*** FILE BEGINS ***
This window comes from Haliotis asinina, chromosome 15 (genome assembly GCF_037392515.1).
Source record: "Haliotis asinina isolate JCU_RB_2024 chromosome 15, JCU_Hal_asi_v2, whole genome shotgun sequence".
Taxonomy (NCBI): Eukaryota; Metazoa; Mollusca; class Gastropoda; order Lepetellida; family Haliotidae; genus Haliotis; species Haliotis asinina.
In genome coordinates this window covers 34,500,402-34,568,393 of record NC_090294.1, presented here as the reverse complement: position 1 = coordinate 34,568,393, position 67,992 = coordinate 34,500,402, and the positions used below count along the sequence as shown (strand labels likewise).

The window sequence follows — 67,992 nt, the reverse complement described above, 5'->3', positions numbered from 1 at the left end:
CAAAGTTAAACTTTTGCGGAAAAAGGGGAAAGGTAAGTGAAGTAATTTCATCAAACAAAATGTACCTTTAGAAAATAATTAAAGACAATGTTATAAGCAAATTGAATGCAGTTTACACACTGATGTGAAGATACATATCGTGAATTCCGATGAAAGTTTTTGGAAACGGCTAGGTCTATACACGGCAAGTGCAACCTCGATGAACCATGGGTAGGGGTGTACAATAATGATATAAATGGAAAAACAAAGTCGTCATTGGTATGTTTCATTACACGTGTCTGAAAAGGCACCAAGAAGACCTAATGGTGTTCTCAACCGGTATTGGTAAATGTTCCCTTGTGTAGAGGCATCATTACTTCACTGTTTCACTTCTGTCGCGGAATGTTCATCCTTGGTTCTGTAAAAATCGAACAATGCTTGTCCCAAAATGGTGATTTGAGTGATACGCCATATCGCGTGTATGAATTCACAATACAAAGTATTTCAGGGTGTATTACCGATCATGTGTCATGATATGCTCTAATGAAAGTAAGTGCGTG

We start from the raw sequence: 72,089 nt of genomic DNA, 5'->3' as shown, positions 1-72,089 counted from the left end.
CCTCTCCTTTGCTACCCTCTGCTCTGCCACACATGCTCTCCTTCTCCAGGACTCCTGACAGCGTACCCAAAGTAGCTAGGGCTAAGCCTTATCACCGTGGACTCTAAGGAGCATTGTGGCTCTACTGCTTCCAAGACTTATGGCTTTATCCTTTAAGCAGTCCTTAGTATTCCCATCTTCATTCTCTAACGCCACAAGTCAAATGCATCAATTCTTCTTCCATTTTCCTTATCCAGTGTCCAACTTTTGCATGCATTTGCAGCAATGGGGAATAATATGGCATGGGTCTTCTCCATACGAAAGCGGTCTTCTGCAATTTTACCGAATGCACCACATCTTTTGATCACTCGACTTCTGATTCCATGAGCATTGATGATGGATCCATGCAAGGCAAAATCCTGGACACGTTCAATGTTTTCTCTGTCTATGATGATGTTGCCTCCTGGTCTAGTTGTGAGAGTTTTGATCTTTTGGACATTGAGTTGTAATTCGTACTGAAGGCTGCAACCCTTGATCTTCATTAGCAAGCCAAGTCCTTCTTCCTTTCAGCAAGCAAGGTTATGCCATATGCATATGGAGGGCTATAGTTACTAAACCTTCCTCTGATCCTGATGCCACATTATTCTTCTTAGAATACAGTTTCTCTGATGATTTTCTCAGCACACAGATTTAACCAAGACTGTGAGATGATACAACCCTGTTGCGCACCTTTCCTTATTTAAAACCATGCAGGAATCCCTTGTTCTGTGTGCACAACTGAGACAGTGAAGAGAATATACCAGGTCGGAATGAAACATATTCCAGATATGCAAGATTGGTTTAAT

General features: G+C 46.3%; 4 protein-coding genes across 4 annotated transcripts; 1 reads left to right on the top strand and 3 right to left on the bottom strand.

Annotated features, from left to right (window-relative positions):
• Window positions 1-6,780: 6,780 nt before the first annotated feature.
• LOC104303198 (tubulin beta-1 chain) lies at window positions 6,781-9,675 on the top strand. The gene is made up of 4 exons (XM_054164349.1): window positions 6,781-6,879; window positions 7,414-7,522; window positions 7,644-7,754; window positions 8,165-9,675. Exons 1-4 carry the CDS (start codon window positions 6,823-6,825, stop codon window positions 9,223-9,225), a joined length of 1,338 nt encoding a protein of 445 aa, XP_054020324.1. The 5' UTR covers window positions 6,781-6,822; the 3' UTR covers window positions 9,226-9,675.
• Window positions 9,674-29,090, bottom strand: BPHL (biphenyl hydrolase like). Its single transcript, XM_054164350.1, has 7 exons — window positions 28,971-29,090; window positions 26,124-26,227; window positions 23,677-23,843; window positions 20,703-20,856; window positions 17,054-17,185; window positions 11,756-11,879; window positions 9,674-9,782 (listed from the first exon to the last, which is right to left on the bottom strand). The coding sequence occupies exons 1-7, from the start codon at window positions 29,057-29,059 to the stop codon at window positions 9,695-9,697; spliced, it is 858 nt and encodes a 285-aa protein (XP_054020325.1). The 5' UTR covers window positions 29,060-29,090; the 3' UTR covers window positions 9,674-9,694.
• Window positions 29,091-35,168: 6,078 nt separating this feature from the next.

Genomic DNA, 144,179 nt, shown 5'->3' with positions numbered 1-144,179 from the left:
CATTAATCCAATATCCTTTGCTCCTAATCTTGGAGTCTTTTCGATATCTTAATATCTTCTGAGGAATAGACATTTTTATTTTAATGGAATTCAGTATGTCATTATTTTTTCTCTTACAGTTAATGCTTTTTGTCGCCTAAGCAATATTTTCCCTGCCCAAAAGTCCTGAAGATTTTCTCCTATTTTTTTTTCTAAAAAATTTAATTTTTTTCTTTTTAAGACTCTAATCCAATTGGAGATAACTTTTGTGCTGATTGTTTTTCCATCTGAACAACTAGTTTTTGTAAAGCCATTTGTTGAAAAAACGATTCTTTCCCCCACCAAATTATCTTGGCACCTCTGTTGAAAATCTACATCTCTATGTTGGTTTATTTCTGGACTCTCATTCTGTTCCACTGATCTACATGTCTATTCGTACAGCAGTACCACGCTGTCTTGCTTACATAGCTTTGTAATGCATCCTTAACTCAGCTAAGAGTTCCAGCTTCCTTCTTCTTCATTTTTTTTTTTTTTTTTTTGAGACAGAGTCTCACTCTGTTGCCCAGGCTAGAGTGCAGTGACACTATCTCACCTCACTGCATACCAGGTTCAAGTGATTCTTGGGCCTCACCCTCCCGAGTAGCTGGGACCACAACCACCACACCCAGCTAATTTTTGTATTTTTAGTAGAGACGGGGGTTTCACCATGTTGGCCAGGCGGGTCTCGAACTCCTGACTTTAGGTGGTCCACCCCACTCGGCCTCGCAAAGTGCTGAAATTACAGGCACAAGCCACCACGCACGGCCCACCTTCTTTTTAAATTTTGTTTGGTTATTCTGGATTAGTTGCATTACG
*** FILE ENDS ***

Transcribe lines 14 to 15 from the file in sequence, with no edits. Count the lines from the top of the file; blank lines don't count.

• Window positions 29,091-35,168: 6,078 nt separating this feature from the next.

Genomic DNA, 144,179 nt, shown 5'->3' with positions numbered 1-144,179 from the left: